• Getting Started page – created to enabled two way communication with the members of the community, these include a mailing list, an IRC channel, a weekly newsletter, a twitter handle, among other social media channels and collaboration tools.
  • Adopt OpenJDK project: jitwatch – a great tool created by Chris Newland, its one of its kind, ever growing with features and helping developers fine-tune the performance of your Java/JVM applications running on the JVM.
  • Adopt OpenJDK: GSK – a community effort gathering knowledge and experience from hackday attendees and OpenJDK developers on how to go about with OpenJDK from building it to creating your own version of the JDK. Many JUG members have been involved in the process, and this is now a e-book available in many languages (5 languages + 2 to 3 more languages in progress).
  • Adopt OpenJDK vagrant scripts – a collection of vagrant scripts initially created by John Patrick from the LJC, later improved by the community members by adding more scripts and refactoring existing ones. Theses scripts help build OpenJDK projects in a virtualised container i.e. VirtualBox, making building, and testing OpenJDK and also running and testing Java/JVM applications much easier, reliable and in an isolated environment.
  • Adopt OpenJDK docker scripts – a collection of docker scripts created with the help of the community, this is now also receiving contributions from a number of members like Richard Kolb (SA JUG). Just like the vagrant scripts mentioned above, the docker scripts have similar goals, and need your DevOps foo!
  • Adopt OpenJDK project: mjprof – mjprof is a Monadic jstack analysis tool set. It is a fancy way to say it analyzes jstack output using a series of simple composable building blocks (monads). Many thanks to Haim Yadid for donating it to the community.
  • Adopt OpenJDK project: jcountdown – built by the community that mimics the spirit of ie6countdown.net. That is, to encourage users to move to the latest and greatest Java! Many thanks to all those involved, you can already see from the commit history.
  • Adopt OpenJDK CloudBees Build Farm – thanks to the folks at CloudBees for helping us host our build farm on their CI/CD servers. This one was initially started by Martijn Verburg and later with the help of a number of JUG members have come to the point that major Java projects are built against different versions of the JDK. These projects include building the JDKs themselves (versions 1.7, 1.8, 1.9, Jigsaw and Shenandoah). This project has also helped support the Testing Java Early project and Quality  Outreach program.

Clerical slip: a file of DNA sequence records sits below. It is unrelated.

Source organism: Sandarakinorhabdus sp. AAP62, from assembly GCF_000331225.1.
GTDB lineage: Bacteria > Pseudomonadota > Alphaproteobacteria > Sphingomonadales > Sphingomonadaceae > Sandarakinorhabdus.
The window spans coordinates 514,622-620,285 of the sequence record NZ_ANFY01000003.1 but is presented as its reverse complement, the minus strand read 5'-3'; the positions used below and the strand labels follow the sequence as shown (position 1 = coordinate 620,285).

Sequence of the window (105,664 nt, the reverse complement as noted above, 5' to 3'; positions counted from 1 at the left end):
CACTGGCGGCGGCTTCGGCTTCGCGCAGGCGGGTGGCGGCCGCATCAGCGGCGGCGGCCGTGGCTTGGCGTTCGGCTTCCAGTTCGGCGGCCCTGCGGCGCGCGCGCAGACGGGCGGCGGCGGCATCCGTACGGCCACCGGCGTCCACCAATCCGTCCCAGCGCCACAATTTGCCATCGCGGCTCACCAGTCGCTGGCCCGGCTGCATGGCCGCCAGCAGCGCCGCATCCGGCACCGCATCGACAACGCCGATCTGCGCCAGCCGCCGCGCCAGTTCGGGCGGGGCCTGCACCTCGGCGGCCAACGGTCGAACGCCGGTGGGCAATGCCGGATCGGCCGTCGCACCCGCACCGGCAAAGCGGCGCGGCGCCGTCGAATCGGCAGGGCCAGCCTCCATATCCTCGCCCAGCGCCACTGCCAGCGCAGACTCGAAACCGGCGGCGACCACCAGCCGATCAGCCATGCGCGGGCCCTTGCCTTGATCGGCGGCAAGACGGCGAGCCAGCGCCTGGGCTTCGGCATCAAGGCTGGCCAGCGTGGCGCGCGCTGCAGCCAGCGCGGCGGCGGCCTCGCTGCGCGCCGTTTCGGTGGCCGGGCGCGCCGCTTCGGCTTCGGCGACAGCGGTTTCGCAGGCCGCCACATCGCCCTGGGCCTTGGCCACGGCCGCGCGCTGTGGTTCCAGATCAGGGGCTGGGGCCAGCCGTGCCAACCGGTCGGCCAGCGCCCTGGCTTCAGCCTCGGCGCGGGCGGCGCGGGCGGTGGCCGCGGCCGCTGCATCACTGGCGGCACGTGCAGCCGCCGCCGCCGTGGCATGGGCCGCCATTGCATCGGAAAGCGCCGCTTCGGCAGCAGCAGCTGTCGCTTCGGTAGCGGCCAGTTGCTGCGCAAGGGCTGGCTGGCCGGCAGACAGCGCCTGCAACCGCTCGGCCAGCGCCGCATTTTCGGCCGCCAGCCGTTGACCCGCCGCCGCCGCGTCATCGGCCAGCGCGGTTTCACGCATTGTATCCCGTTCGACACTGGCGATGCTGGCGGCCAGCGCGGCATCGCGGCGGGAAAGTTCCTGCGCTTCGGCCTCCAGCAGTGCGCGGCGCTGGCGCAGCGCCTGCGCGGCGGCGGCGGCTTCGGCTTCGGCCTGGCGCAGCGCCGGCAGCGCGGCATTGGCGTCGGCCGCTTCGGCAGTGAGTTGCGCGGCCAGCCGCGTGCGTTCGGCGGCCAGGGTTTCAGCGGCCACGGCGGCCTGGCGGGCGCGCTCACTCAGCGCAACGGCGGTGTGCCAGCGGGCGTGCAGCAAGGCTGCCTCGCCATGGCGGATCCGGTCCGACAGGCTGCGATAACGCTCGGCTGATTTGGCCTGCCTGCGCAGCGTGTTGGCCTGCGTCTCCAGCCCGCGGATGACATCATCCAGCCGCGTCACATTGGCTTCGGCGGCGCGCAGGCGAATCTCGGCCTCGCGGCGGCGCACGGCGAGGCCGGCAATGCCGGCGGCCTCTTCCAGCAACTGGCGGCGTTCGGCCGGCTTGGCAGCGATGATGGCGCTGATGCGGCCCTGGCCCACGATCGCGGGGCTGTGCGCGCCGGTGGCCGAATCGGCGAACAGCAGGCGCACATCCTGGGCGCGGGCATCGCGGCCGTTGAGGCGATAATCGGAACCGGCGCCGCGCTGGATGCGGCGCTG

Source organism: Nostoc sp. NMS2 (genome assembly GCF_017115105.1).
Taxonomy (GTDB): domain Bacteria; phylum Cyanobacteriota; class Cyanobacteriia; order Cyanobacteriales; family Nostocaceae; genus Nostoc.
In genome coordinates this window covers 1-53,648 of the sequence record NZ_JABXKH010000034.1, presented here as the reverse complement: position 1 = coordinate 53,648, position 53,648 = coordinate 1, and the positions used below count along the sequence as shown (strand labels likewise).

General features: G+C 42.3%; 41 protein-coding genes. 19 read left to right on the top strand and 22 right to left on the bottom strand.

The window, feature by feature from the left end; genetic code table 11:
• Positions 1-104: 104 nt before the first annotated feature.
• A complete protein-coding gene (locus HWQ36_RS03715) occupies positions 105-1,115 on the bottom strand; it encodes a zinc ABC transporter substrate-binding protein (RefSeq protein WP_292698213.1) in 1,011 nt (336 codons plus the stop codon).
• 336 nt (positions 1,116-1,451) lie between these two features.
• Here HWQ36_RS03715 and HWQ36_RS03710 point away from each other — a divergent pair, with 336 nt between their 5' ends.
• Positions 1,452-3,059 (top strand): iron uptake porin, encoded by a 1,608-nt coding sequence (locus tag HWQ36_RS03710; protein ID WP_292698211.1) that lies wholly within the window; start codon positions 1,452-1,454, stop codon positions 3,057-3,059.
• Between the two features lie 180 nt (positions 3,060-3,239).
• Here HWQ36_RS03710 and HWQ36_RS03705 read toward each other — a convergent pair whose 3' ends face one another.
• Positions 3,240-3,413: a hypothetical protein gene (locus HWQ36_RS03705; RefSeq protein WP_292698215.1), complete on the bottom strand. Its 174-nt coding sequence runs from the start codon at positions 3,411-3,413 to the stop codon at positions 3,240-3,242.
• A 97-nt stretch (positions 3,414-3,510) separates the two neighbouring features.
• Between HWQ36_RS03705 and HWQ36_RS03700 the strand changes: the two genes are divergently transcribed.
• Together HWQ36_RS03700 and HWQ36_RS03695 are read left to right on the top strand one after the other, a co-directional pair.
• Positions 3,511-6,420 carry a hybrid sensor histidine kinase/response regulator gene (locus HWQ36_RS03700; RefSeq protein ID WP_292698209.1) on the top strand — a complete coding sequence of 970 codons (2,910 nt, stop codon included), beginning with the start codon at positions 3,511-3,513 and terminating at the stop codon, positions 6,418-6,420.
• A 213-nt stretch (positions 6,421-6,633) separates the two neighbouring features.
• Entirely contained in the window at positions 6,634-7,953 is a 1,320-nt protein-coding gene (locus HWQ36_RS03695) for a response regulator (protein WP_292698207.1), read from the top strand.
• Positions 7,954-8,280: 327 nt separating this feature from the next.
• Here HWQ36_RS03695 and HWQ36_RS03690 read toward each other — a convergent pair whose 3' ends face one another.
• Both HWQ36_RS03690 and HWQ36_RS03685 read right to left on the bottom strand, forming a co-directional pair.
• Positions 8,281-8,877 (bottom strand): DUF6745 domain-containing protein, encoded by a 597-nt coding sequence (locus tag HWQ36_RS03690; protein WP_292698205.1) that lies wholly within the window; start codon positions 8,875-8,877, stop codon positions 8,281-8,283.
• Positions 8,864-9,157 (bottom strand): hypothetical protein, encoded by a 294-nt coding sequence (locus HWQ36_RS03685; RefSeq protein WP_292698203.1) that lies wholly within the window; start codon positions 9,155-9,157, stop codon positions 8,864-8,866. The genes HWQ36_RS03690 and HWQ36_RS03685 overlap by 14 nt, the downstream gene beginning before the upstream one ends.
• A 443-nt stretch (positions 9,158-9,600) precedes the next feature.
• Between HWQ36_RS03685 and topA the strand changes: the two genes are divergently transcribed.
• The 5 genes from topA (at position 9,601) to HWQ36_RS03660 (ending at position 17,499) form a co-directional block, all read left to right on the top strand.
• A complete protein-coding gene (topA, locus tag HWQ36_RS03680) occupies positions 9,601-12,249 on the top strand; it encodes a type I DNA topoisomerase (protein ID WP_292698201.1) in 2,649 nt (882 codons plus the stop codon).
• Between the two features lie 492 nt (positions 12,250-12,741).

These are just a handful of such creations and contributions from the members of the community, some of these projects would certainly need help from you. As a community one more thing we could do well is celebrate our victories and successes, and especially credit those that have been involved whether as individuals or a community. So that our next generation contributors feel inspired and encourage to do more good work and share it with us.

Contributions from the community

contribution_header-700x325In a recent tweet and posts to various Java / JVM and developer mailing lists, I requested the community to come forward and share their contribution stories or those from others with our community. The purpose was two-fold, one to share it with the community and the other to write this post (which in turn is shared with the community). I was happy to see a handful of messages sent to me and the mailing lists by a number of community members. I’ll share some of these with you (in the order I have received them).

 

Sebastian Daschner:

I don’t know if that counts as contribution but I’ve hacked on the
OpenJDK compiler for fun several times. For example I added a new
thought up ‘maybe’ keyword which produces randomly executed code:
https://blog.sebastian-daschner.com/entries/maybe_keyword_in_java

Thomas Modeneis:

Thanks for writing, I like your initiative, its really good to show how people are doing and what they have been focusing on. Great idea.
From my part, I can tell about the DevoxxMA last month, I did a talk on the Hacker Space about the Adopt the OpenJDK and it was really great. We had about 30 or more attendees, it was in a open space so everyone that was going to any talk was passing and being grabbed to have a look about the topic, it was really challenging because I had no mic. but I managed to speak out loud and be listen, and I got great feedback after the session. I’m going to work over the weekend to upload the presentation and the recorded video and I will be posting here as soon as I have it done! :)

Martijn Verburg:

Good initiative.  So the major items I participated in were Date and Time and Lambdas Hackdays (reporting several bugs), submitted some warnings cleanups for OpenJDK.  Gave ~10 pages of feedback for jshell and generally tried to encourage people more capable than me to contribute:-).

Andrii Rodionov:

Olena Syrota and Oleg Tsal-Tsalko from Ukraine JUG: Contributing to JSR 367 test code-base (https://github.com/olegts/jsonb-spec), promoting ‘Adopt a JSR’ and JSON-B spec at JUG UA meetings (http://jug.ua/2015/04/json-binding/) and also at JavaDay Lviv conference (http://www.slideshare.net/olegtsaltsalko9/jsonb-spec).